About the Object
17 million light years
Picture of the Month
|13 18 50.41
|-21° 2' 4.84"
|Field of view:
|3.80 x 2.54 arcminutes
|North is 41.8° right of vertical
Webb's MIRI peers behind bars
A delicate tracery of dust and bright star clusters threads across this image from the NASA/ESA/CSA James Webb Space Telescope. In this image, from Webb’s MIRI instrument, the dusty structure of the spiral galaxy and glowing bubbles of gas containing newly-formed star clusters are particularly prominent. These bright tendrils of gas belong to the barred spiral galaxy NGC 5068, located around 17 million light-years from Earth in the constellation Virgo.
This portrait of NGC 5068 is part of a campaign to create an astronomical treasure trove, a repository of observations of star formation in nearby galaxies. Previous gems from this collection can be seen here and here. These observations are particularly valuable to astronomers for two reasons. The first is because star formation underpins so many fields in astronomy, from the physics of the tenuous plasma that lies between stars to the evolution of entire galaxies. By observing the formation of stars in nearby galaxies, astronomers hope to kick-start major scientific advances with some of the first available data from Webb.
The second reason is that Webb’s observations build on other studies using telescopes including the NASA/ESA Hubble Space Telescope and some of the world’s most capable ground-based observatories. Webb collected images of 19 nearby star-forming galaxies which astronomers could then combine with catalogues from Hubble of 10 000 star clusters, spectroscopic mapping of 20 000 star-forming emission nebulae from the Very Large Telescope (VLT), and observations of 12 000 dark, dense molecular clouds identified by the Atacama Large Millimeter/submillimeter Array (ALMA). These observations span the electromagnetic spectrum and give astronomers an unprecedented opportunity to piece together the minutiae of star formation.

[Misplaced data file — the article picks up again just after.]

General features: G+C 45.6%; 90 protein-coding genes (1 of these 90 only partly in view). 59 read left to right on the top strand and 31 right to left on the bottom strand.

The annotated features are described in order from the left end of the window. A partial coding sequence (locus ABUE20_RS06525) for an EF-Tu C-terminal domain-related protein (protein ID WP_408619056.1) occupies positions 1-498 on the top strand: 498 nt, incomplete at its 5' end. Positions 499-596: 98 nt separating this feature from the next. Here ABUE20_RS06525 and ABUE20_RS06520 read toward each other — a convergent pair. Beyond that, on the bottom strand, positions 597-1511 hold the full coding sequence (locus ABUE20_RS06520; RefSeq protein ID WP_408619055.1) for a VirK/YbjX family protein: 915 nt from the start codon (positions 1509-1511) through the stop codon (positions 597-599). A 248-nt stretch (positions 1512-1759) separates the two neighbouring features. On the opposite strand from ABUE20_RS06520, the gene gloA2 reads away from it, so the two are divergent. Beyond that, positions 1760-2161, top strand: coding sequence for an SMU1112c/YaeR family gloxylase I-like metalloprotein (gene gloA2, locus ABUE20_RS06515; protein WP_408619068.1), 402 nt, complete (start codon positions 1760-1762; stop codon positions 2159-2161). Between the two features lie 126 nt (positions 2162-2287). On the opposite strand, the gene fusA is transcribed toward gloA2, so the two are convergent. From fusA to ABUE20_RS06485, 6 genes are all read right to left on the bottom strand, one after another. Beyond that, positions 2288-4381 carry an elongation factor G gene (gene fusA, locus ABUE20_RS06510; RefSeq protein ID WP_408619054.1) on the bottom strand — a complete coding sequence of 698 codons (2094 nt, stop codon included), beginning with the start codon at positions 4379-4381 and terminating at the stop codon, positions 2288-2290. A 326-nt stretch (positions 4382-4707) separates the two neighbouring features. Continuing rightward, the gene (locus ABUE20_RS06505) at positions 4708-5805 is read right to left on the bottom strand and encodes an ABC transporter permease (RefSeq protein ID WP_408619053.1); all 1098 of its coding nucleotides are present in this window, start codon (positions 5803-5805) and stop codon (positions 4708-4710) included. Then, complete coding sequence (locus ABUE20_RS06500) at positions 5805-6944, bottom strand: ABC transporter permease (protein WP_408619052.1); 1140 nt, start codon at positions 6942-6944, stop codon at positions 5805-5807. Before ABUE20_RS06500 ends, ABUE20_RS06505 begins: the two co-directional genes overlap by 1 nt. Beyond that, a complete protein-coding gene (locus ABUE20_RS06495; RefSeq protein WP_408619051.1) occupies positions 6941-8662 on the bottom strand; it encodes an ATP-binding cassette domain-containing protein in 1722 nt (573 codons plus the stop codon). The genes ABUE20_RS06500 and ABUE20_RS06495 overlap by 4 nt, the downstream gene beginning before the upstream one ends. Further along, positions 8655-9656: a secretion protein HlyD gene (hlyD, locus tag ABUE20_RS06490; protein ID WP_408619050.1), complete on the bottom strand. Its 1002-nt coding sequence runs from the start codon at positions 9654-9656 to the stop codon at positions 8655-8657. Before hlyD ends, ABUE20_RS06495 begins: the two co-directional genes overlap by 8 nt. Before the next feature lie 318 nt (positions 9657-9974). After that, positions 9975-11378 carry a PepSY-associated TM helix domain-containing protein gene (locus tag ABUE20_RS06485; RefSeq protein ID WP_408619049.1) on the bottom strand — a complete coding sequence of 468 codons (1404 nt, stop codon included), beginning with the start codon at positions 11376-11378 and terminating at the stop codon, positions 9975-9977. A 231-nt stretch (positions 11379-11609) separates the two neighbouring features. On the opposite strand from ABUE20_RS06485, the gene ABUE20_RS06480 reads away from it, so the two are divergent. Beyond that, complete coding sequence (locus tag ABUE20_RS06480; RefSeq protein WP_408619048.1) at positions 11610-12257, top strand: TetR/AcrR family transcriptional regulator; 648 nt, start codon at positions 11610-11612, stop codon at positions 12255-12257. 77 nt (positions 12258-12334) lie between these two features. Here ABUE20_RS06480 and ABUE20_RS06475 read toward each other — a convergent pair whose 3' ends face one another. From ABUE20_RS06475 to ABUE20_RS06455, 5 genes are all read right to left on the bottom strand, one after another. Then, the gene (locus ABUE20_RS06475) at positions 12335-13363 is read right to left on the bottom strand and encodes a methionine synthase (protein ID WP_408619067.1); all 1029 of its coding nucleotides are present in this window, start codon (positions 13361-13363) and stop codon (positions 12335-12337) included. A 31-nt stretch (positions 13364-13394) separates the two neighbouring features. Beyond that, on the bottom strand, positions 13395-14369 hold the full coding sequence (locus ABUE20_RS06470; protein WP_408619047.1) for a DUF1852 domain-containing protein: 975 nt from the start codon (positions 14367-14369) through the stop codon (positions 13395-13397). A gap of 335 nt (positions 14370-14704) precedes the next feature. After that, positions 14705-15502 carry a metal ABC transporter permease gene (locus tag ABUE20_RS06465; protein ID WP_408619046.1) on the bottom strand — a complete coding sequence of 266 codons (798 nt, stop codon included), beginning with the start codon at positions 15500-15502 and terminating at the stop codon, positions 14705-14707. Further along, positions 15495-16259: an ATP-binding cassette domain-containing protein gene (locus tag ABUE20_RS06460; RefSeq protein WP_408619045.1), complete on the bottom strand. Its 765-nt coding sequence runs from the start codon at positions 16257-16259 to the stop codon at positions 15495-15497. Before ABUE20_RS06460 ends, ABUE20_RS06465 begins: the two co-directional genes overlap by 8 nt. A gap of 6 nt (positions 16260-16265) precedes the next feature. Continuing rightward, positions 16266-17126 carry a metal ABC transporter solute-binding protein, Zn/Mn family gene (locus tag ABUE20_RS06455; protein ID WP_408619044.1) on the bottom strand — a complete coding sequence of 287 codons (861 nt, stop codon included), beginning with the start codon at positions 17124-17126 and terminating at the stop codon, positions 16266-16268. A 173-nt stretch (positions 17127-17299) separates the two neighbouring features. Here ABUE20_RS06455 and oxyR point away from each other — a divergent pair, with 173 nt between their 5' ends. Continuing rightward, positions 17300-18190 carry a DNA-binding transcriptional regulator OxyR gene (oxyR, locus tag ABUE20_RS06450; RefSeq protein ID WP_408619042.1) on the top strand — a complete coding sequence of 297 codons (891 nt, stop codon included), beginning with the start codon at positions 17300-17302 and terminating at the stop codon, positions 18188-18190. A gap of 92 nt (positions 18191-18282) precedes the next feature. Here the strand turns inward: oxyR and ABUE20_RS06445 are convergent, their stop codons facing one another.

Three asteroid trails intrude into this image, visible as tiny blue-green-red dots. Asteroids appear in astronomical images such as these because they are much closer to the telescope than the distant target. As Webb captures several images of the astronomical object, the asteroid moves, so it shows up in a slightly different place in each frame. They are a little more noticeable in images such as this one from MIRI, because many stars are not as bright in mid-infrared wavelengths as they are in near-infrared or visible light, so asteroids are easier to see next to the stars. One trail lies just below the galaxy’s bar, and two more in the bottom-left corner - can you spot them?
[Image description: A close-in image of a spiral galaxy, showing its core and part of a spiral arm. A few bright stars are visible throughout it, concentrated in the barred core. Clumps and filaments of dust thread through it, forming an almost skeletal structure that follows the twist of the galaxy and its spiral arm. Large, glowing bubbles of red gas are hidden in the dust.]
- NGC 5068 (MIRI+NIRCam image)
- NGC 5068 (NIRCam image)
- Slider Tool (MIRI and NIRCam images)
- Video: Pan of NGC 5068
- Video: Webb's views of NGC 5068 (MIRI and NIRCam images)
- Video: Zoom into NGC 5068
ESA/Webb, NASA & CSA, J. Lee and the PHANGS-JWST Team
About the Image
|2 June 2023, 11:00
|2061 x 1377 px